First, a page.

Personal productivity time trackers

Rescuetime time tracking software
Time tracking and daily productivity scores in RescueTime

If you want to make any major changes to your habits, routines, and workflows, you need to know what you’re currently doing.

Personal productivity time trackers automatically and invisibly log your actions on digital devices and give you key insights into the tools you use the most, how productive you are on a daily basis, and track your progress toward goals. They’re designed to give you real-time feedback and help nudge you toward optimizing your time in everything you do during the day.

Examples: RescueTime, Moment (iOS), Timing, Manictime

Pros: Instead of relying on manual time tracking or screenshots, these tools automatically track how you spend your time and give you powerful reports on your actual behaviors. This way, you have an honest baseline you can use to build new habits and optimize your working time (tools like RescueTime even let you set goals and give you real-time alerts when you go over them each day).

Cons: You might not like what you see. Not necessarily a con, but many people find it unnerving to discover how much time they spend on social media or that their productive working hours have dropped in half. Also, with the focus of these apps solely on time spent, you run the risk of optimizing for the wrong thing. Effort doesn’t always equal output, and you need to put this data into the context of your own workday to make the most of them.

Employee monitoring tools

Employee time sheets in Hubstaff

Lots of companies want to know how their employees are spending their time when they’re on the clock. That’s where employee monitoring software comes into play.

These tools track how you spend your time and send reports to your boss, while many also act as “slacking off” detectors by using your camera to take screenshots of you while you work and measure keystrokes at specific intervals to make sure you’re still typing away.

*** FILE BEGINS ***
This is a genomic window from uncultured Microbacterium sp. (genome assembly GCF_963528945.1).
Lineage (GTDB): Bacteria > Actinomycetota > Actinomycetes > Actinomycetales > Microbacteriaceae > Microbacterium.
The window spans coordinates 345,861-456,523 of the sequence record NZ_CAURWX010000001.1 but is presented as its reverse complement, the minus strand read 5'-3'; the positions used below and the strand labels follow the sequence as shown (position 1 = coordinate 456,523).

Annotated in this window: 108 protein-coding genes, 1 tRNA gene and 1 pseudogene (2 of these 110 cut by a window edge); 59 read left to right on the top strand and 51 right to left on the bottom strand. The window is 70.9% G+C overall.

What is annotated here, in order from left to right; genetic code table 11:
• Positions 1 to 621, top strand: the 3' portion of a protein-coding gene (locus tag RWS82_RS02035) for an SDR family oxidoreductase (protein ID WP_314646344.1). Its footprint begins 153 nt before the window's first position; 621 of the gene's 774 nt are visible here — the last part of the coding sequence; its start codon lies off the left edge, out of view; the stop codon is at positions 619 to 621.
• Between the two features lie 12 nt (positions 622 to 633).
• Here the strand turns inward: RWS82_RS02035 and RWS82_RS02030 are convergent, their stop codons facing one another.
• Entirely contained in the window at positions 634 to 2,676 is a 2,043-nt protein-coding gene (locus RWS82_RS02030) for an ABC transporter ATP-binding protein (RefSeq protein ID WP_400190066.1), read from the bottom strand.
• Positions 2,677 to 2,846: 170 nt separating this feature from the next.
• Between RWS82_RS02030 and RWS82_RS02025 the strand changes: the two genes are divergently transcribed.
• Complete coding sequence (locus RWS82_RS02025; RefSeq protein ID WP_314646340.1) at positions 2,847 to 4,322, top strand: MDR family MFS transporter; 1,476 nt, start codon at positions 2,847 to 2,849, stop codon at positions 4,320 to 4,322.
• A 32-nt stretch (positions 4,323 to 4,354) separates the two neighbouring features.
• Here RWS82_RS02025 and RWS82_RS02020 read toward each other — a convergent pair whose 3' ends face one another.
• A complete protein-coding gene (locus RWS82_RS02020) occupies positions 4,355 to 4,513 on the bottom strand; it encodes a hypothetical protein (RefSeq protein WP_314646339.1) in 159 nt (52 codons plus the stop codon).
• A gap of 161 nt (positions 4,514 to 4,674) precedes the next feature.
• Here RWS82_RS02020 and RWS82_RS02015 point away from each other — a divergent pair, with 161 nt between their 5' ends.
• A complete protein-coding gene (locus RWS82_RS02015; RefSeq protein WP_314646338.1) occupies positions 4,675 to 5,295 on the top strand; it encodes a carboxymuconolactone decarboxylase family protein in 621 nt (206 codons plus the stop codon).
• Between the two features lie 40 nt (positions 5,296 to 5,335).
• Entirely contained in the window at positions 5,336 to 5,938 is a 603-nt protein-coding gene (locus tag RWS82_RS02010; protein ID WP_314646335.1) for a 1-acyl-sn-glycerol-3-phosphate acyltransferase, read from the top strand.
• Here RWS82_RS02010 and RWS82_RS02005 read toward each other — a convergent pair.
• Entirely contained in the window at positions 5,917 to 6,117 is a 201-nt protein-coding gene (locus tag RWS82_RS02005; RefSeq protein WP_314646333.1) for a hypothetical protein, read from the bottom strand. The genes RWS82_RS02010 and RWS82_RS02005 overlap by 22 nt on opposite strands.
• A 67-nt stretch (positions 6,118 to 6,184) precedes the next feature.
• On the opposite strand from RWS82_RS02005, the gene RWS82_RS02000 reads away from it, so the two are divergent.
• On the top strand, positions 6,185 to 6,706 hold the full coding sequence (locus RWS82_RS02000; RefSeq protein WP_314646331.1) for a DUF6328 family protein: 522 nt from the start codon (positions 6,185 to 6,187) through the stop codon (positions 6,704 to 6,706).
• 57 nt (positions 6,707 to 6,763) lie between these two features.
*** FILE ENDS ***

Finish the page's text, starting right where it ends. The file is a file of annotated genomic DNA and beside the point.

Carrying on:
Examples: Time Doctor, HubStaff, ActivTrak, Teramind

Pros: From a non-cynical perspective, it makes sense for managers and business owners to understand how their employees are working so they can help them manage their time, optimize their efforts, and avoid burnout. And from a commercial perspective, time is money.

Cons: It will always be a hard sell to convince your team you should be able to monitor every little thing they do during the day (unless you’re the consultants from Office Space!) And while the intention of these tools isn’t necessarily nefarious, implementing them comes at a pretty high cost of trust if expectations aren’t properly set or it’s not done in a transparent way.

RescueTime for Organizations gives you key insights and reports into your team’s productivity without sacrificing their privacy. Find out more and see if it’s right for you

What time tracking software is right for you?

So what time tracking software works best for you? While it will always depend on your unique use case, we think we can make a strong case for a personal productivity tool like RescueTime.

Why’s that? Well for one, you’re solving for the right problem: Doing more meaningful work.

The more you can understand and develop your personal habits, routines, and productivity, the better you’ll be at your job. Meaning no need for employee monitoring tools and less need to spend time tracking exactly how you’re working on individual projects.

You get to the root of the problem instead of wasting more time trying to solve for just one symptom.

If you’re curious about what tools to use, the team at Lifehack has put together an awesome list of the best time management apps and tools for 2019.

How to set up and optimize your time tracking software in 7 steps

Once you’ve chosen the best time tracking tool for your needs, it’s time to set it up.

While most options will be ready to go out-of-the-box, a little bit of upfront investment will make sure you’re getting the best data as well as a customized experience based on how you actually work.